The BBC reports that a company called Golden Spike intends to fly to the moon by 2020, and that they will sell tickets for $1.4bn (£871m) a pair. Anybody got a bit of spare change I can borrow, the odd billion perhaps rattling about in their pocket?
The BBC also says that this company “plans to use existing rockets to reach the lunar surface“.
My thoughts? Well, it sounds cool, but it reeks of fund-raising and PR hype, they might indeed truly have the ambition, but I cannot see them ever making the trip, commercial reality will dictate that outcome. Governments, can and do burn $$$ for non-commercial reasons, but companies either generate income or they die. So how many individuals do they plan to take to the moon per trip, and would the income from such journeys truly cover the cost and generate a profit? It is this point that I have serious doubts about.
The Washington Post has deeper details, is there anything there that changes my initial thoughts above? Lets see ..
Led by heavy-hitter former NASA executives, the Golden Spike Co. would boldly go where humankind went 40 years ago, this time commercially, hawking tickets to foreign governments or space tourists
Ha, so they players in the mix do inspire a bit more confidence, ex-NASA execs, the folks who have contacts and experience. As for buyers, yes other nations could indeed consider it, but I suspect the political push-back on wasting billions instead of investing would guarantee that any elected government would promptly get the boot.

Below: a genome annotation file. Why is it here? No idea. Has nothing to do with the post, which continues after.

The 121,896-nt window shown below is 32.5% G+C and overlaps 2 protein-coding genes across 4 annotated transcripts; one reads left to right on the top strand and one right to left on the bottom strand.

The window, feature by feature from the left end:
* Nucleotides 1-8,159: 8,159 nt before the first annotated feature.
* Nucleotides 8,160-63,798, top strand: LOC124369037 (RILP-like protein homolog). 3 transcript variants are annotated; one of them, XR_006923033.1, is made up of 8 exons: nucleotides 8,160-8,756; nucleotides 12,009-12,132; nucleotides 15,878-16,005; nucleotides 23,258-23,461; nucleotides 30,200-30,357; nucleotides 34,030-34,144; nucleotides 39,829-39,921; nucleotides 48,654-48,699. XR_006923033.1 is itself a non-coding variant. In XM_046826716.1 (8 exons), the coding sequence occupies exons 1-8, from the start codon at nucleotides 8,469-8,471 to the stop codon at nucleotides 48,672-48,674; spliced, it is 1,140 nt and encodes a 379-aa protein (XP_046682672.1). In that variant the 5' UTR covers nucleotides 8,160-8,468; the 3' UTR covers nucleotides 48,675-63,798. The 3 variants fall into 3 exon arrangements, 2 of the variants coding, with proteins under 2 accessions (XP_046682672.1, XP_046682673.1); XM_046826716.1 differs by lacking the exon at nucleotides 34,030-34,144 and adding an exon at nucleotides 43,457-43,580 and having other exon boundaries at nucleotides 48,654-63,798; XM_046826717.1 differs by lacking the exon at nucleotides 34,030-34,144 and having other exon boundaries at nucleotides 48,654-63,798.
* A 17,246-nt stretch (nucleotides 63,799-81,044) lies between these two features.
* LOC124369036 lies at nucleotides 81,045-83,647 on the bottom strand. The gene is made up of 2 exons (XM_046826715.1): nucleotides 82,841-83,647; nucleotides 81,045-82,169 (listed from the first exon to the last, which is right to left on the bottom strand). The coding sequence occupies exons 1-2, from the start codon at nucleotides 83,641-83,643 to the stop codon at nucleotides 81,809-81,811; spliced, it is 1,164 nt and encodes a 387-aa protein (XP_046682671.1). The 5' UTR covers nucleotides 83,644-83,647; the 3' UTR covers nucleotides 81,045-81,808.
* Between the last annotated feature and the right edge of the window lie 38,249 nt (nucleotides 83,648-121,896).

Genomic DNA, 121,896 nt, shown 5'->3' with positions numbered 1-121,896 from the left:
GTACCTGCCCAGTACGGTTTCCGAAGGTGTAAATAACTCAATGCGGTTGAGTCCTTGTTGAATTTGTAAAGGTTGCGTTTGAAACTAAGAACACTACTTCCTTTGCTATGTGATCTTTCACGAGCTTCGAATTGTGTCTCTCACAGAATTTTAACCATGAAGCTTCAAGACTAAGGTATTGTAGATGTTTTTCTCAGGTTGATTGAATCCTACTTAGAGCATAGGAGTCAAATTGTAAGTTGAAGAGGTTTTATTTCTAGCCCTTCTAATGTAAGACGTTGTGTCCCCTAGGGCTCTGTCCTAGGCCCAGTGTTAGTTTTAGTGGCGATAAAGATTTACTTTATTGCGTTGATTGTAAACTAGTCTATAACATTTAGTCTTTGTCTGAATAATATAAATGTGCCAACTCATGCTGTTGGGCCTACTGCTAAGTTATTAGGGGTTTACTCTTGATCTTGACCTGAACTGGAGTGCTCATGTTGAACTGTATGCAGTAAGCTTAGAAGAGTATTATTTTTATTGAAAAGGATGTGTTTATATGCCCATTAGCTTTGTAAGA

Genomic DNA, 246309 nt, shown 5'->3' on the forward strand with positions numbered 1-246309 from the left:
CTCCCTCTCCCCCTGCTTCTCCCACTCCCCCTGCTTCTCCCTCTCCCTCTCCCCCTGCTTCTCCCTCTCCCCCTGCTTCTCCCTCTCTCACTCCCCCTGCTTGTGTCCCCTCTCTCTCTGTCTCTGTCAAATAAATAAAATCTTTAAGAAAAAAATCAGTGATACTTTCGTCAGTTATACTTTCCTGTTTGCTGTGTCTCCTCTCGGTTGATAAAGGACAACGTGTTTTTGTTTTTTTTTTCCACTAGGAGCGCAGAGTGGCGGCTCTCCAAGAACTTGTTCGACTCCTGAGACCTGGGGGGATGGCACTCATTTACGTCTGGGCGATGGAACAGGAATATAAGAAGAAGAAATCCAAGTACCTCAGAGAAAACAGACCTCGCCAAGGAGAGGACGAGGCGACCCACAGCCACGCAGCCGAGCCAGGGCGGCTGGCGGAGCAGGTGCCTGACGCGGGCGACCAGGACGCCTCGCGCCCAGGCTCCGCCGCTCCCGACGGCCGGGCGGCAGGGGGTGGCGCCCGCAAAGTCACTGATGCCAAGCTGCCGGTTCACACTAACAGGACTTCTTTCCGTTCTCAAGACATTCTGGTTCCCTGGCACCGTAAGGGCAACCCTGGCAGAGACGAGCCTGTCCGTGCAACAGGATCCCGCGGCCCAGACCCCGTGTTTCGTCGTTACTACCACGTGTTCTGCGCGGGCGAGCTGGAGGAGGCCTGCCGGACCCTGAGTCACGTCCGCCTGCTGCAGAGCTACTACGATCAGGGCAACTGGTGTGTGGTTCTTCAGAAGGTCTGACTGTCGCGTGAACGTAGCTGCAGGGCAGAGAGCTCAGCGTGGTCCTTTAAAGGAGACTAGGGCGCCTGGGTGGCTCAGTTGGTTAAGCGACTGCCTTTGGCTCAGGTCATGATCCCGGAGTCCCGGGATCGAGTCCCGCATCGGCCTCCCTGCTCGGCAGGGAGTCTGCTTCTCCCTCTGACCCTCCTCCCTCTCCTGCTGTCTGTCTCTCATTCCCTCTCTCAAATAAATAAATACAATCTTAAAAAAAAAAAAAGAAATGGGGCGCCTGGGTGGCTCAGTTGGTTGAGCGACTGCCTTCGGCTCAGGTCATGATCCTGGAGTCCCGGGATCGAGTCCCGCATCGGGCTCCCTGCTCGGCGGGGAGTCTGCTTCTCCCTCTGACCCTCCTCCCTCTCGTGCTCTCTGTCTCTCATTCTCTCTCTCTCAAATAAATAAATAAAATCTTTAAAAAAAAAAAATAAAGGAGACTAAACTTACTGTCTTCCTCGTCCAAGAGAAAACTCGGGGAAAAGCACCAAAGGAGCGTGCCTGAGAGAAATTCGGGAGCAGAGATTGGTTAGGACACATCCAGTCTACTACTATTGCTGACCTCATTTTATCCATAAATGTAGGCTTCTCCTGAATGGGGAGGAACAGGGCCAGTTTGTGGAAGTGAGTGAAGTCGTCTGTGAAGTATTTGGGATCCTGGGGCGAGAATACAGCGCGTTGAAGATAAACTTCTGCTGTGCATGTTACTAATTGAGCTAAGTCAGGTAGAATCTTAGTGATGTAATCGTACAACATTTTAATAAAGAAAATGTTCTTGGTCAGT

As an aside, I’m sure you get the reference, the company name. “Golden Spike” is of course a hat-tip to the ceremonial final spike driven by Leland Stanford to join the rails of the First Transcontinental Railroad across the United States connecting the Central Pacific and Union Pacific railroads on May 10, 1869. With that name itself you get a glimpse of their thinking here.
“We realize this is the stuff of science fiction. We intend to make it science fact,” Stern said at the news conference. He added: “We believe in the price points that we’re talking about.”
The company has assembled some credible advisers, with a board chaired by former NASA Johnson Space Center director Gerry Griffin. The business model requires economies of scale — lots of customers and lots of missions to the moon to offset the very high start-up cost. The company sees 2020 as a plausible date for that initial trip.
And there is the problem … not only is it science fiction, but the assumption is “lots of customers and lots of missions” … that is something I cannot see happening.
What do NASA think? Their comment apparently runs along the lines of “Go for it and best of luck”.
When challenged that the cost of their first mission would be $7 billion (their own numbers apparently), and asked how could this ever be commercial, they responded, “One should not overlook the “media stream. The missions could be televised, with corporate sponsorship, advertising, naming rights and so on.” In other words …
“one small step for man, one giant leap for Bud Light”
It’s a vision, a dream, but will not become a reality, the cost and effort involved in the use of chemical propulsion to get out of our gravity well, on to the moon and then back is beyond our means. We need a better more economical means for doing this. Perhaps I’m wrong about this, I often am, perhaps this will motivate somebody to bubble to the surface with a cool way to make all this viable, what do you think?